Jess Vieira is a rising star in Brazil. Her paintings and illustrations have been featured on book covers, in advertisements, and even in two issues of Vogue last year. Jess was born in 1992 in Brasília, and she now lives in Salvador, Bahia. She likes to work with as many mediums as she can, from watercolor to ceramics, and even walls–she created a mural for West Side Gallery II, a graffiti festival in Itapevi, in the summer of 2020. In these varieties of art forms, she explores native Brazilian culture, black sisterhood, and humankind’s relationship to nature. For this month’s issue, Jess told us about her relationship to the places she lived in, how she deals with being an artist in troubled times, and her favorite books.
Who are you?
I think I am a courageous artist. I’ve always believed in myself despite the difficulties I encountered, and I’m building a solid journey. I’m originally from Brasília, in the Cerrado region [a tropical savanna region], but I’ve also lived in São Paulo. I explored my artistic side in São Paulo, searching for a safe place in a city that is so different from my hometown. Brasília has a big influence on my work, which blends my personal stories with the colours and textures of this originário place. I am now based in Salvador, where the Cerrado meets the sea. I’ve been working on a series of paintings about this encounter since 2019, and I’m resuming it now.
How would you describe your aesthetic?
Something playful that unveils a better reality that is inside us.
How did you find it? How has it evolved since you got started?
I have a strong connection to the female figure, nudity, freedom, nature and expressing the unconscious. When I started painting, all of this appeared spontaneously in my work. I taught myself to paint, so my aesthetic and technique change as I study. My work is in constant evolution, and so am I. I believe that the work is a reflection of the artist.
What inspires you? Which artists have influenced your work the most?
I am in love with Maria Bethânia at the moment. Her voice, her presence, and the way she moves have inspired me a lot! I’m moving to Bahia and Bethânia represents how this place feels to me.
How do you work? What are the different steps that go into the making of a painting?
I believe that art is freedom. I like to work everyday. I like to start with the morning energy and to stop with the sunset, because I’m a solar person. If I don’t have a productive day, it’s ok, because empty days are just as important as busy days. Sometimes, those empty days are what you need to find the inspiration to make something good.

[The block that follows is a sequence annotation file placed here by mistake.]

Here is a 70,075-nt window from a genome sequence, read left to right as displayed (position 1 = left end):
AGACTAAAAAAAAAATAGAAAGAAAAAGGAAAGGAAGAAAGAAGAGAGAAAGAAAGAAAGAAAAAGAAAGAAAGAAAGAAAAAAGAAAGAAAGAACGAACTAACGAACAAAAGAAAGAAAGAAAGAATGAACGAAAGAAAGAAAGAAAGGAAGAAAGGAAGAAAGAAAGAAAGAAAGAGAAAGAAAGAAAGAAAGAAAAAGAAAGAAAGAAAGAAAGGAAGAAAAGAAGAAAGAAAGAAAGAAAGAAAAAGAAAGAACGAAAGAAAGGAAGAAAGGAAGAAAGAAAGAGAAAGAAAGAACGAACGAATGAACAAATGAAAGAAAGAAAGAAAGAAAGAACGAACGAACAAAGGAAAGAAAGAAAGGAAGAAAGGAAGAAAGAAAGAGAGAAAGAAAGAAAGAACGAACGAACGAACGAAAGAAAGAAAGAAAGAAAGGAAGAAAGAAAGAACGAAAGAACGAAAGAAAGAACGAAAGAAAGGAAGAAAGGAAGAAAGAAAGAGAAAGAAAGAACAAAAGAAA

Have you ever wanted to experiment with other art forms?
Sure! I always want to try new things : embroidery, ceramics,… I want to try everything. Creativity has no limits.
What have you been reading, listening to, and watching lately?
I just finished Torto Arado by Itamar Vieira Junior, a book that takes place in Bahia and is narrated from a female perspective. Valter Hugo Mae and Clarice Lispector are also two of my favorite authors. I always keep some of their books with me, so I can read some passages during the day. I’ve been listening to Dorival Caymmi and Alessandra Leão lately, they’re my current favorites and I really recommend them!
What was your favorite experience in your career so far?
It is without a doubt to connect people with their real feelings, no matter where they are. It could be through a mural or a small painting, in a magazine or a book, through a text or a painting. I just want to share feelings and to help others do the same.
What would you like to accomplish through your work?
I want to explore the world. I still don’t know how, but I know I must expand my work platforms. I can feel this.
What is next for you?
I believe this moment is stranger than ever. Here in Brazil, things are very inconsistent, so I’m taking it one day at a time.
Jess is a Brazilian visual artist and researcher. She has a degree in Language and postgraduate in Brazilian Studies at FESP-SP.
She is known for her figurative human representations, centering the woman figure and the experimentation of unconscious symbols in her creations. She creates her own narratives and playful scenarios that refer to nature and its connection with non-urban life, similar to that of native Brazilian peoples, approaching their own territorial origin and their ancestry of Black and Indigenous grandparents.